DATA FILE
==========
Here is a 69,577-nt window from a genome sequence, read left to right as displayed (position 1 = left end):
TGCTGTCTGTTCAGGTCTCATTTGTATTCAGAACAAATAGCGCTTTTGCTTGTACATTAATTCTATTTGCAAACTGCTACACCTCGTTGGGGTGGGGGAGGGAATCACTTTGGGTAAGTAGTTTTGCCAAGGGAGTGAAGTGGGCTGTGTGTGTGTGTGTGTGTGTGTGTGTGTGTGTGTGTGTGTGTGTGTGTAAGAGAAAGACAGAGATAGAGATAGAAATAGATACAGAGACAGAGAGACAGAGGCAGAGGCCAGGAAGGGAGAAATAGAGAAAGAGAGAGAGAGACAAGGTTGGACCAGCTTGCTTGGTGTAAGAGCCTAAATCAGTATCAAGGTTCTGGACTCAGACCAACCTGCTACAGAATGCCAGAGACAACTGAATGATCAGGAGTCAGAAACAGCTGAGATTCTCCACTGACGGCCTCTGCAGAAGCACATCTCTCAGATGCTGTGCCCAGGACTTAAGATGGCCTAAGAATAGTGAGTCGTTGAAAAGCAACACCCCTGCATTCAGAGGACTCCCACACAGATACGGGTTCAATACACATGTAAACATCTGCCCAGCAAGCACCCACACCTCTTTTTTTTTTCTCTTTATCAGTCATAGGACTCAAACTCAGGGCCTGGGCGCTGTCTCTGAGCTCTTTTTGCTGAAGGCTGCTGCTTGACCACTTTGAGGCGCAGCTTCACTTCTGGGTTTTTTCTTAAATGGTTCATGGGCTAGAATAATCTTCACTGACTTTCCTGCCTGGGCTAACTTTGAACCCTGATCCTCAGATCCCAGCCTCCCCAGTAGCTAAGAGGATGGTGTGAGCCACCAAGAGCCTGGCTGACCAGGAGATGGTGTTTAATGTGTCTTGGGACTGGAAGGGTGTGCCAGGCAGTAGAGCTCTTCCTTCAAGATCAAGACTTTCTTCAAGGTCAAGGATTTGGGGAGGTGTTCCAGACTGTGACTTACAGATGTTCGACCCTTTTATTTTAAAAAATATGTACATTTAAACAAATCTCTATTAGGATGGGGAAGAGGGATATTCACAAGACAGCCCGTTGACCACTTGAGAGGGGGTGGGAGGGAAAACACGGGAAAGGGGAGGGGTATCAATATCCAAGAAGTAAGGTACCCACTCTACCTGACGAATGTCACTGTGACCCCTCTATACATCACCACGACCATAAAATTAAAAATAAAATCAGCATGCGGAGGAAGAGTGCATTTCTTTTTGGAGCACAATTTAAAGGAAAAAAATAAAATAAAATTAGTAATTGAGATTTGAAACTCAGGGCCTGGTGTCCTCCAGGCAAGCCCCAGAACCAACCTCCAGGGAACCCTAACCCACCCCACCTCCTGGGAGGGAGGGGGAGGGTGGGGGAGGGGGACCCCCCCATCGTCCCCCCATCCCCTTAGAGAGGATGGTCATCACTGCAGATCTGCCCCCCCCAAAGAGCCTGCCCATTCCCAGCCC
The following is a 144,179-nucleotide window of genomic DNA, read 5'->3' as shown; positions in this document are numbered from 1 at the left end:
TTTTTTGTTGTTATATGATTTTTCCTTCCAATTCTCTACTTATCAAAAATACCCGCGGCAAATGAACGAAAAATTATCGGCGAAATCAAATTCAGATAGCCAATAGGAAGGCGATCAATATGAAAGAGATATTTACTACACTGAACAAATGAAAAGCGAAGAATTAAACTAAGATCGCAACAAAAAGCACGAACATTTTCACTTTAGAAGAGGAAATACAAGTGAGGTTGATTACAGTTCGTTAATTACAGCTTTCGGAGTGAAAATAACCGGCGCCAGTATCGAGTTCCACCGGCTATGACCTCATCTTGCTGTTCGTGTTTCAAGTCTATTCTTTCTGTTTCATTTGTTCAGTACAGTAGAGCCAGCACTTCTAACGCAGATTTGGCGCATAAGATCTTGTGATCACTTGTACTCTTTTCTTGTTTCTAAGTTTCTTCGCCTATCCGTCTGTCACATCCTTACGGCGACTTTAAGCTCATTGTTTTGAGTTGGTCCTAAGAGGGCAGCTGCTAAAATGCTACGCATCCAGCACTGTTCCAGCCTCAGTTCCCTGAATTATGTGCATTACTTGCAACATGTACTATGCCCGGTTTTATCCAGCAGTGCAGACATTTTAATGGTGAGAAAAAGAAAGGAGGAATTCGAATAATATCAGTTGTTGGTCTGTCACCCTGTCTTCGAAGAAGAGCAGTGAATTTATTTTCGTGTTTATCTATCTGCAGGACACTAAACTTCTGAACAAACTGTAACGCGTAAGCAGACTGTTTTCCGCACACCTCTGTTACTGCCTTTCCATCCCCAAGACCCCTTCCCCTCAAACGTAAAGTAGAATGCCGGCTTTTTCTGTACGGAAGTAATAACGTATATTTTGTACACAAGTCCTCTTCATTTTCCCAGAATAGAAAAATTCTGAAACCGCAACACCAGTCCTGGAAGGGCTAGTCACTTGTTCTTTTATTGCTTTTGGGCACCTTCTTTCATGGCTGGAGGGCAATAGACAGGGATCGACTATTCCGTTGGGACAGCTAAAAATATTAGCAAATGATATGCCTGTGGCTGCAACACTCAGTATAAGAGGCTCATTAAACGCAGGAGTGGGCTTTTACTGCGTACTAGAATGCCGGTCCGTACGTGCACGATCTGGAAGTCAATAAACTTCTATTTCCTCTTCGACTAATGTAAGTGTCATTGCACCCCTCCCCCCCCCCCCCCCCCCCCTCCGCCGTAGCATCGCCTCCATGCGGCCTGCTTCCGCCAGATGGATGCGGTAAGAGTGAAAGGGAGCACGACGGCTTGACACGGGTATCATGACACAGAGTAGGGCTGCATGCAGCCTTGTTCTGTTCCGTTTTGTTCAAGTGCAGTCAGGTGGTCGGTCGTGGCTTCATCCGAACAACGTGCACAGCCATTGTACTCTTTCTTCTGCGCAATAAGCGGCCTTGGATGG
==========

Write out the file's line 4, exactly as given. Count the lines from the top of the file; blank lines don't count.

TTTTTTGTTGTTATATGATTTTTCCTTCCAATTCTCTACTTATCAAAAATACCCGCGGCAAATGAACGAAAAATTATCGGCGAAATCAAATTCAGATAGCCAATAGGAAGGCGATCAATATGAAAGAGATATTTACTACACTGAACAAATGAAAAGCGAAGAATTAAACTAAGATCGCAACAAAAAGCACGAACATTTTCACTTTAGAAGAGGAAATACAAGTGAGGTTGATTACAGTTCGTTAATTACAGCTTTCGGAGTGAAAATAACCGGCGCCAGTATCGAGTTCCACCGGCTATGACCTCATCTTGCTGTTCGTGTTTCAAGTCTATTCTTTCTGTTTCATTTGTTCAGTACAGTAGAGCCAGCACTTCTAACGCAGATTTGGCGCATAAGATCTTGTGATCACTTGTACTCTTTTCTTGTTTCTAAGTTTCTTCGCCTATCCGTCTGTCACATCCTTACGGCGACTTTAAGCTCATTGTTTTGAGTTGGTCCTAAGAGGGCAGCTGCTAAAATGCTACGCATCCAGCACTGTTCCAGCCTCAGTTCCCTGAATTATGTGCATTACTTGCAACATGTACTATGCCCGGTTTTATCCAGCAGTGCAGACATTTTAATGGTGAGAAAAAGAAAGGAGGAATTCGAATAATATCAGTTGTTGGTCTGTCACCCTGTCTTCGAAGAAGAGCAGTGAATTTATTTTCGTGTTTATCTATCTGCAGGACACTAAACTTCTGAACAAACTGTAACGCGTAAGCAGACTGTTTTCCGCACACCTCTGTTACTGCCTTTCCATCCCCAAGACCCCTTCCCCTCAAACGTAAAGTAGAATGCCGGCTTTTTCTGTACGGAAGTAATAACGTATATTTTGTACACAAGTCCTCTTCATTTTCCCAGAATAGAAAAATTCTGAAACCGCAACACCAGTCCTGGAAGGGCTAGTCACTTGTTCTTTTATTGCTTTTGGGCACCTTCTTTCATGGCTGGAGGGCAATAGACAGGGATCGACTATTCCGTTGGGACAGCTAAAAATATTAGCAAATGATATGCCTGTGGCTGCAACACTCAGTATAAGAGGCTCATTAAACGCAGGAGTGGGCTTTTACTGCGTACTAGAATGCCGGTCCGTACGTGCACGATCTGGAAGTCAATAAACTTCTATTTCCTCTTCGACTAATGTAAGTGTCATTGCACCCCTCCCCCCCCCCCCCCCCCCCCTCCGCCGTAGCATCGCCTCCATGCGGCCTGCTTCCGCCAGATGGATGCGGTAAGAGTGAAAGGGAGCACGACGGCTTGACACGGGTATCATGACACAGAGTAGGGCTGCATGCAGCCTTGTTCTGTTCCGTTTTGTTCAAGTGCAGTCAGGTGGTCGGTCGTGGCTTCATCCGAACAACGTGCACAGCCATTGTACTCTTTCTTCTGCGCAATAAGCGGCCTTGGATGG